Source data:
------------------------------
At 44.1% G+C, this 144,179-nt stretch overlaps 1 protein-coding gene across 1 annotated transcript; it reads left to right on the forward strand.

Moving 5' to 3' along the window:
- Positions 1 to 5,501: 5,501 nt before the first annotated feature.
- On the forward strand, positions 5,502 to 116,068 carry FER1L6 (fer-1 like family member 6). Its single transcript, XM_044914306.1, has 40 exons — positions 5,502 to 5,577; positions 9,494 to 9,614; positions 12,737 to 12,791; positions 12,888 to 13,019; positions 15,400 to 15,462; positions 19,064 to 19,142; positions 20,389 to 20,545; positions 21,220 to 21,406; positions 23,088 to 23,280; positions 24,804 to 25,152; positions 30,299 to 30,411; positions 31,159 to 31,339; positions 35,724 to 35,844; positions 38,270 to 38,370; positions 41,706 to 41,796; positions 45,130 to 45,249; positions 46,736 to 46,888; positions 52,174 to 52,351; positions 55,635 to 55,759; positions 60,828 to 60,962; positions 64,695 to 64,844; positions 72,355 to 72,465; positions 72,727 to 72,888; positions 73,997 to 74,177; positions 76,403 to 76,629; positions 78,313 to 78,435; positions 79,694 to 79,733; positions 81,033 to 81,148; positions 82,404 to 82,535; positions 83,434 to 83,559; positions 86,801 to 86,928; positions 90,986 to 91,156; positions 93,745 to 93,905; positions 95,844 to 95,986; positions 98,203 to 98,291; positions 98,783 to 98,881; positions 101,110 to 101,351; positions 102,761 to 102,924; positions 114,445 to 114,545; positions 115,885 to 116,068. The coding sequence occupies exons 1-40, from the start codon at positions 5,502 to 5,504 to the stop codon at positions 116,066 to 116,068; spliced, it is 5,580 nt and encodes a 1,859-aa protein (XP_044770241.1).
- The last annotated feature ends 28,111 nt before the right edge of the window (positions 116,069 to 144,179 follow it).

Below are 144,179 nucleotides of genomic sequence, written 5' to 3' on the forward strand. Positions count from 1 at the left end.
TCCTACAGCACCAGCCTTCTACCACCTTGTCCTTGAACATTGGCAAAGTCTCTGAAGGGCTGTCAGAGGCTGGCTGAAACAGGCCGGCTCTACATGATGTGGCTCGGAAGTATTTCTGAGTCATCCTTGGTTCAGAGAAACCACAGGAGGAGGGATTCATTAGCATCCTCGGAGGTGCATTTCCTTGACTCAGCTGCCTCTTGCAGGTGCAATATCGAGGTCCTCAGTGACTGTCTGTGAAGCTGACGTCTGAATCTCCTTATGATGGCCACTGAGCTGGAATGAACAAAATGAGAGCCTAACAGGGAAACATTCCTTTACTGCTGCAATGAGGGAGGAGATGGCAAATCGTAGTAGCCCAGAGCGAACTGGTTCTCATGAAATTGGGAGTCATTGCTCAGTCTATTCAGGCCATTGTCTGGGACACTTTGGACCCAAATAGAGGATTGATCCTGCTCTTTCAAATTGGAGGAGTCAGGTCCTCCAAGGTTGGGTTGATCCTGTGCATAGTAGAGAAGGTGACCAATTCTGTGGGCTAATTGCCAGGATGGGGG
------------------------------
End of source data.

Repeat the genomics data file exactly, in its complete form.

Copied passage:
At 44.1% G+C, this 144,179-nt stretch overlaps 1 protein-coding gene across 1 annotated transcript; it reads left to right on the forward strand.

Moving 5' to 3' along the window:
- Positions 1 to 5,501: 5,501 nt before the first annotated feature.
- On the forward strand, positions 5,502 to 116,068 carry FER1L6 (fer-1 like family member 6). Its single transcript, XM_044914306.1, has 40 exons — positions 5,502 to 5,577; positions 9,494 to 9,614; positions 12,737 to 12,791; positions 12,888 to 13,019; positions 15,400 to 15,462; positions 19,064 to 19,142; positions 20,389 to 20,545; positions 21,220 to 21,406; positions 23,088 to 23,280; positions 24,804 to 25,152; positions 30,299 to 30,411; positions 31,159 to 31,339; positions 35,724 to 35,844; positions 38,270 to 38,370; positions 41,706 to 41,796; positions 45,130 to 45,249; positions 46,736 to 46,888; positions 52,174 to 52,351; positions 55,635 to 55,759; positions 60,828 to 60,962; positions 64,695 to 64,844; positions 72,355 to 72,465; positions 72,727 to 72,888; positions 73,997 to 74,177; positions 76,403 to 76,629; positions 78,313 to 78,435; positions 79,694 to 79,733; positions 81,033 to 81,148; positions 82,404 to 82,535; positions 83,434 to 83,559; positions 86,801 to 86,928; positions 90,986 to 91,156; positions 93,745 to 93,905; positions 95,844 to 95,986; positions 98,203 to 98,291; positions 98,783 to 98,881; positions 101,110 to 101,351; positions 102,761 to 102,924; positions 114,445 to 114,545; positions 115,885 to 116,068. The coding sequence occupies exons 1-40, from the start codon at positions 5,502 to 5,504 to the stop codon at positions 116,066 to 116,068; spliced, it is 5,580 nt and encodes a 1,859-aa protein (XP_044770241.1).
- The last annotated feature ends 28,111 nt before the right edge of the window (positions 116,069 to 144,179 follow it).

Below are 144,179 nucleotides of genomic sequence, written 5' to 3' on the forward strand. Positions count from 1 at the left end.
TCCTACAGCACCAGCCTTCTACCACCTTGTCCTTGAACATTGGCAAAGTCTCTGAAGGGCTGTCAGAGGCTGGCTGAAACAGGCCGGCTCTACATGATGTGGCTCGGAAGTATTTCTGAGTCATCCTTGGTTCAGAGAAACCACAGGAGGAGGGATTCATTAGCATCCTCGGAGGTGCATTTCCTTGACTCAGCTGCCTCTTGCAGGTGCAATATCGAGGTCCTCAGTGACTGTCTGTGAAGCTGACGTCTGAATCTCCTTATGATGGCCACTGAGCTGGAATGAACAAAATGAGAGCCTAACAGGGAAACATTCCTTTACTGCTGCAATGAGGGAGGAGATGGCAAATCGTAGTAGCCCAGAGCGAACTGGTTCTCATGAAATTGGGAGTCATTGCTCAGTCTATTCAGGCCATTGTCTGGGACACTTTGGACCCAAATAGAGGATTGATCCTGCTCTTTCAAATTGGAGGAGTCAGGTCCTCCAAGGTTGGGTTGATCCTGTGCATAGTAGAGAAGGTGACCAATTCTGTGGGCTAATTGCCAGGATGGGGG